11 March 2016

It's darkest before the dawn

Historic context is useful in understanding the energy sector

Historic context is useful in understanding the energy sector. Growth in demand for energy has been a key feature of economic progress for 250 years. For reasons of space, size of investable universe, and the interest in the outlook for the oil price caused by the recent slump, this commentary focuses on oil. 


Growth in demand

For 100 years oil has been the key transport fuel because its energy density is unequalled by any other transport fuel. After a spurt in the 1950–70 period, as the developed world adopted the motor car, over the last 19 years global oil demand has grown steadily at between 1% and 2% pa behind GDP growth. Thus, from 1995 to 2014 oil demand has grown from 70.3 million barrels per day (b/d) to 92 million b/d or 31% (1.4%pa) while real global GDP has grown from $44.9tn to $77.5tn, or 68.4% (2.8%pa).

Over this period oil has mostly been displaced from electricity generation and heating by cheaper alternatives. But its place as the transport fuel du jour has not been seriously challenged. 

We see no reason for this picture to change much over the next 30 years as the 6 billion non-OECD population see their standard of living catch up with those of 1.25bn OECD inhabitants. We estimate for example that the world vehicle fleet is expanding from 1bn vehicles in 2010 to 2bn in 2030. No considered projections of electric or gas powered vehicles make a significant dent in this picture. And we forecast oil demand in 2035 to be 115 million b/d.

As a generalisation, cheap sources of oil are being used up and more expensive sources are steadily becoming economic as we master deep water drilling, extracting oil from tar sands or fracking.


Growth in Supply

Self evidently growth in supply has had to match this. The highlights of the history of the last fifty years have been:


Development of Middle East


Development of Gulf of Mexico; Alaska; North Sea; decline in Russia and parts of Middle East


Development of West Africa; China; Caspian; recovery in Russia


Development of oil sands; Brazil; onshore US Shale oil; and most recently, ramp up by Saudi/Kuwait/ UAE and Iraq but decline in North Sea; Mexico; collapse in Libya and depressed production in Iran (due to sanctions)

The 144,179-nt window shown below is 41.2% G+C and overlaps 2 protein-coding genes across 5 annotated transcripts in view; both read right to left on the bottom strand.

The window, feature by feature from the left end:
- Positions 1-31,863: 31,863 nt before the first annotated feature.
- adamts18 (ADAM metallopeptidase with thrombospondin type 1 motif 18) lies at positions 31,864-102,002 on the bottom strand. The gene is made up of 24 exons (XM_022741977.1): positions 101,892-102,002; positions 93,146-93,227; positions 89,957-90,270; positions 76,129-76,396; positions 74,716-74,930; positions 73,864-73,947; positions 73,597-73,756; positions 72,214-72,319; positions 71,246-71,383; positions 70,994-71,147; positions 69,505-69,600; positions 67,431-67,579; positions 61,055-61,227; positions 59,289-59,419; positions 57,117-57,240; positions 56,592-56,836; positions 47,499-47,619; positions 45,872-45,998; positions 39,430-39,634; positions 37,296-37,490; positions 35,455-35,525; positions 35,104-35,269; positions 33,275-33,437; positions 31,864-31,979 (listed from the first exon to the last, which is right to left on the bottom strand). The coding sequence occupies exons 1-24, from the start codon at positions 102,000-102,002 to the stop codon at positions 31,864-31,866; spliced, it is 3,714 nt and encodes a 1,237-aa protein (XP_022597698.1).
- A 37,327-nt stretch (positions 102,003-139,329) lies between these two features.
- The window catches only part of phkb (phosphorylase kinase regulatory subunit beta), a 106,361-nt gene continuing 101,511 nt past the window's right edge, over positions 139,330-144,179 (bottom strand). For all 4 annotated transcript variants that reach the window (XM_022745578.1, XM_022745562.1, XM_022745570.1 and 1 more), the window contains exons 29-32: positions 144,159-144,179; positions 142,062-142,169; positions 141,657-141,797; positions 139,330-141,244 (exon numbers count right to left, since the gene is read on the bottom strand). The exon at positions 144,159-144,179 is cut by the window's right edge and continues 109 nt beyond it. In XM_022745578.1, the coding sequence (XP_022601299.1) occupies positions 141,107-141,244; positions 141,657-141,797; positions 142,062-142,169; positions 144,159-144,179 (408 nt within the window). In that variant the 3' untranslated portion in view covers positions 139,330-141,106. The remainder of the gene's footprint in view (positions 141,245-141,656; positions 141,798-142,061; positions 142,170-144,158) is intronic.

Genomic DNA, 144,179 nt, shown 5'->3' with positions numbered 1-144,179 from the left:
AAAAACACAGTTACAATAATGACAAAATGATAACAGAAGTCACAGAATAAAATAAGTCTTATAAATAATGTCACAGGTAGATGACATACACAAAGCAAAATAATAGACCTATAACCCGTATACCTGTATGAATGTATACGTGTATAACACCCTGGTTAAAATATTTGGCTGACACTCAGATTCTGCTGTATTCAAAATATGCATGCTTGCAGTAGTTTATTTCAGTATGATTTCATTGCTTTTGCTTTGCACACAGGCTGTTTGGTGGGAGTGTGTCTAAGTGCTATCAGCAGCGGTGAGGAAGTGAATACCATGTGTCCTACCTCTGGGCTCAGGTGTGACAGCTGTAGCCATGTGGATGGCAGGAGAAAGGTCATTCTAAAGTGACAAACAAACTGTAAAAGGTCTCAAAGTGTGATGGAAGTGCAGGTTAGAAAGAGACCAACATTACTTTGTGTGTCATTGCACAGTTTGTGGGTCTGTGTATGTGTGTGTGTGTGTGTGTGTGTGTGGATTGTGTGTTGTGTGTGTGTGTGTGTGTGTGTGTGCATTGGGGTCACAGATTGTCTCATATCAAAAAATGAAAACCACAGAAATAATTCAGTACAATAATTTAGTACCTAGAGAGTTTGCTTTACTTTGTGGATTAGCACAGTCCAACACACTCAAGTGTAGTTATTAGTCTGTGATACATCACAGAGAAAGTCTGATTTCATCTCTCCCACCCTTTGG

The oil price

The history of the oil price over its whole life has been dominated by two key factors – small imbalances of supply and demand which can cause disproportionately large price fluctuations (because short run price elasticity of demand and supply is very low). But the second key factor is that these can be dampened by the behaviour of one or more large market participants if and when they decide to play a price management role – Standard Oil, the Texas Railroad Commission and the “Seven Sisters” have all from time to time played this role – and, most recently from 1999–2014, so has OPEC.



Today we have a classic imbalance scenario. The rapid development of shale oil in the US during 2010–14 and the decision by Saudi Arabia, UAE and Kuwait (‘SUK’) to seek to damp this down by ceasing to support the oil price by cutting their production, has created an over-supply that is driving the price down. And energy equities are very unloved (institutional under-ownership at the extreme) and on some metrics at extreme cheapness levels. So what do we think? We are confident the next two years will see US production growth go into reverse. Indeed on a month on month basis and, following the recent collapse in the US onshore horizontal rig count over the last 8 months from 1,275 (2014 average) to 676, monthly US production data has stopped growing:

US Oil Production

And the lower oil price is stimulating an above average 1.6m b/d global demand growth. However, SUK’s ramp up in production, Iraq’s recent strength, and prospective recovery in Libya and Iran mean that the maths of the global imbalance are, that it may not start to reverse until end 2016 (i.e. it is not until then that demand will exceed supply and there will still be a big stock overhang to work off). 

On this analysis it is 1 am! However, there is an important element this analysis overlooks: Saudi behaviour. We believe there is a strong likelihood that when Saudi’s objective is achieved – say evidenced by nine months of successive US production decline (perhaps next March) – they will start to manage supply again – not to get the price up to $100 but more likely $80. To illustrate this we model three scenarios. All conservatively assume Iran and Libya fully recover to 3.9m b/d and 1.6m b/d respectively and Iraq stabilises at 4.2m b/d but assume (1) SUK produce at 2003–10 average, 1m b/d less and 1.5m b/d less. The graph is OECD inventories vs. 2nd quarter 2012–2nd quarter 2014 average:


Scenario 1 is the 1am case but on the basis of scenarios 2 and 3, oil stocks will peak 10 months from now and return to normal levels by mid 2017. Therefore, maybe it is more like it is 4am and, given equity markets typically are anticipatory by 6–9 months, it may even be 5am – the very darkest before the dawn moment! 

Guinness Asset Management

Understanding Finance

Helping clients understand what we do is key to building relationships. To explain some of the industry jargon that creeps into our world, we’ve pulled together a section of our site to help.

Also in this issue